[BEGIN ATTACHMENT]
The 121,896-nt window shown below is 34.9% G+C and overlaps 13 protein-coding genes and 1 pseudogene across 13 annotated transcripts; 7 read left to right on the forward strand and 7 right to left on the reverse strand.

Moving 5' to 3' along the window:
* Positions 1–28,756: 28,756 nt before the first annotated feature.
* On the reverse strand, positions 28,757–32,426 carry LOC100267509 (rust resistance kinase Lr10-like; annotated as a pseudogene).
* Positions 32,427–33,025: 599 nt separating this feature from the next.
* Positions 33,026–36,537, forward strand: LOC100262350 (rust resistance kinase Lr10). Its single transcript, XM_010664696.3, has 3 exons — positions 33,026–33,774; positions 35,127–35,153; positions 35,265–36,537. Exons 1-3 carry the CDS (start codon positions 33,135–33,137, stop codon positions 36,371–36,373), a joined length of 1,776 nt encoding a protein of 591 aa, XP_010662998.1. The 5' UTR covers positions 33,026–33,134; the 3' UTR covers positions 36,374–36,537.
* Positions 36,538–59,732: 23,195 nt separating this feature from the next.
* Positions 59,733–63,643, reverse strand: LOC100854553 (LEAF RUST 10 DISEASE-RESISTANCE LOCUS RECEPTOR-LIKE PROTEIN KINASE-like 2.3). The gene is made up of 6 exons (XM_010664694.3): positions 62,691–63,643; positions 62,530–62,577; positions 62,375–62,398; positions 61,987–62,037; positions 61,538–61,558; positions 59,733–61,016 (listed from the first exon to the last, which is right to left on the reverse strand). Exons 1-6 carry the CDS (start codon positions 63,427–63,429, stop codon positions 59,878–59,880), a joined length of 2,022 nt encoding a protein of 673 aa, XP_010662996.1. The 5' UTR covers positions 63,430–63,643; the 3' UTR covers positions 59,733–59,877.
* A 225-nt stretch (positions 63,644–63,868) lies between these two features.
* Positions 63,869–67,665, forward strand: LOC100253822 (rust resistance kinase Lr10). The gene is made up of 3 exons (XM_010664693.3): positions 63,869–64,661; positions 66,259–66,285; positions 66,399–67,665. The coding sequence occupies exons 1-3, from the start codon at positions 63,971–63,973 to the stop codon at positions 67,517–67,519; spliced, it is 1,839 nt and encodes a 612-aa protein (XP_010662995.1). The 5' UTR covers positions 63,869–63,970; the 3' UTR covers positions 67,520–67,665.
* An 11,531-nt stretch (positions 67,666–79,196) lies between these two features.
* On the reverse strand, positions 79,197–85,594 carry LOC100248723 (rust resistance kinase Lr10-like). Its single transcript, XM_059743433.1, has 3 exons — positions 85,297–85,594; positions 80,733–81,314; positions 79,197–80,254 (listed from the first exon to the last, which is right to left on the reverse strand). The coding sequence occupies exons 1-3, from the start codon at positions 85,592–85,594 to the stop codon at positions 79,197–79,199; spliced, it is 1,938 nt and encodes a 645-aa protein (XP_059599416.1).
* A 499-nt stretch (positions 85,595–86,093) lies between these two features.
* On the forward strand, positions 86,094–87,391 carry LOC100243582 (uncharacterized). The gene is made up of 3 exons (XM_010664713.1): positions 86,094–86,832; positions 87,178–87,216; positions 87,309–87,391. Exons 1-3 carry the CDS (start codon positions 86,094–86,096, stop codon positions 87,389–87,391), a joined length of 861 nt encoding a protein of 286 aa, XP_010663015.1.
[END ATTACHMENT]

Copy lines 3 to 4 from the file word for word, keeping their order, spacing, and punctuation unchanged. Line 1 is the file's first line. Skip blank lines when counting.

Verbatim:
* Positions 1–28,756: 28,756 nt before the first annotated feature.
* On the reverse strand, positions 28,757–32,426 carry LOC100267509 (rust resistance kinase Lr10-like; annotated as a pseudogene).